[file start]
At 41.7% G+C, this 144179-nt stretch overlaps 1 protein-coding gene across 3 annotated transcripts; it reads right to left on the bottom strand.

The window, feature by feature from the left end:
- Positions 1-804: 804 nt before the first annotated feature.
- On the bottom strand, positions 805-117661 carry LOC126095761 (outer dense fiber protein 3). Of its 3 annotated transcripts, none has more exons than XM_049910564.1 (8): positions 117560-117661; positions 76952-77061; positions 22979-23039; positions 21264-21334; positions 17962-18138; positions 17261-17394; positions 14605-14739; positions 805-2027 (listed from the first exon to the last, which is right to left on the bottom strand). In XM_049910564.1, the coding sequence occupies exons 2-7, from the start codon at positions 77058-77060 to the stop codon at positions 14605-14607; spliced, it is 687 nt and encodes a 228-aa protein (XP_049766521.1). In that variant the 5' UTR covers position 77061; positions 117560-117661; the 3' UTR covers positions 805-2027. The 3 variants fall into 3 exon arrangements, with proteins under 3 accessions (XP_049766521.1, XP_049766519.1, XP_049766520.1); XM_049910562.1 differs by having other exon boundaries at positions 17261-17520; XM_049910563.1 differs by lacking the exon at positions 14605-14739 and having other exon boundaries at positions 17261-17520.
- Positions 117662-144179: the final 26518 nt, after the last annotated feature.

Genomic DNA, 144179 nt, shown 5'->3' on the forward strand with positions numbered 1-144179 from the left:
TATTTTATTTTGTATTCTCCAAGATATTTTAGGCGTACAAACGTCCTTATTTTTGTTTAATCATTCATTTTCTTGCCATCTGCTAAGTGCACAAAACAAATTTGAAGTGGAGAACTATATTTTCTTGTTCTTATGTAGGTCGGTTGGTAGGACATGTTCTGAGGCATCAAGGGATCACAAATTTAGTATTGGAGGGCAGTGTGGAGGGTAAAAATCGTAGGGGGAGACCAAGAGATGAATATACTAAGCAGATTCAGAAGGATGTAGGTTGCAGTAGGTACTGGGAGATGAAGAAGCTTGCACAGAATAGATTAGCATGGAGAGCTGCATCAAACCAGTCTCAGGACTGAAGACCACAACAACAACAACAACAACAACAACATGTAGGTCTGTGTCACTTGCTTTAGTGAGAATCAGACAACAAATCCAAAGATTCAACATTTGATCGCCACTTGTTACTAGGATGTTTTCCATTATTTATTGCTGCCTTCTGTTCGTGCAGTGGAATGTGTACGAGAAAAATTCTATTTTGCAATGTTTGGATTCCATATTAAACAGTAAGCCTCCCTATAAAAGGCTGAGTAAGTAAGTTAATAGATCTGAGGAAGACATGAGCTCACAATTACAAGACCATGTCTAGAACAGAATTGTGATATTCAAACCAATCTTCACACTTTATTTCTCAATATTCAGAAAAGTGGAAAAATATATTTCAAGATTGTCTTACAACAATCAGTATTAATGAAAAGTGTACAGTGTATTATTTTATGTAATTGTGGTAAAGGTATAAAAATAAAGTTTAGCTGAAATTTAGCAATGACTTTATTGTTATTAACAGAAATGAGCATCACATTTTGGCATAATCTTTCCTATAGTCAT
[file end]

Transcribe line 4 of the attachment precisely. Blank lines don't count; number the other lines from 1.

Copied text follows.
- On the bottom strand, positions 805-117661 carry LOC126095761 (outer dense fiber protein 3). Of its 3 annotated transcripts, none has more exons than XM_049910564.1 (8): positions 117560-117661; positions 76952-77061; positions 22979-23039; positions 21264-21334; positions 17962-18138; positions 17261-17394; positions 14605-14739; positions 805-2027 (listed from the first exon to the last, which is right to left on the bottom strand). In XM_049910564.1, the coding sequence occupies exons 2-7, from the start codon at positions 77058-77060 to the stop codon at positions 14605-14607; spliced, it is 687 nt and encodes a 228-aa protein (XP_049766521.1). In that variant the 5' UTR covers position 77061; positions 117560-117661; the 3' UTR covers positions 805-2027. The 3 variants fall into 3 exon arrangements, with proteins under 3 accessions (XP_049766521.1, XP_049766519.1, XP_049766520.1); XM_049910562.1 differs by having other exon boundaries at positions 17261-17520; XM_049910563.1 differs by lacking the exon at positions 14605-14739 and having other exon boundaries at positions 17261-17520.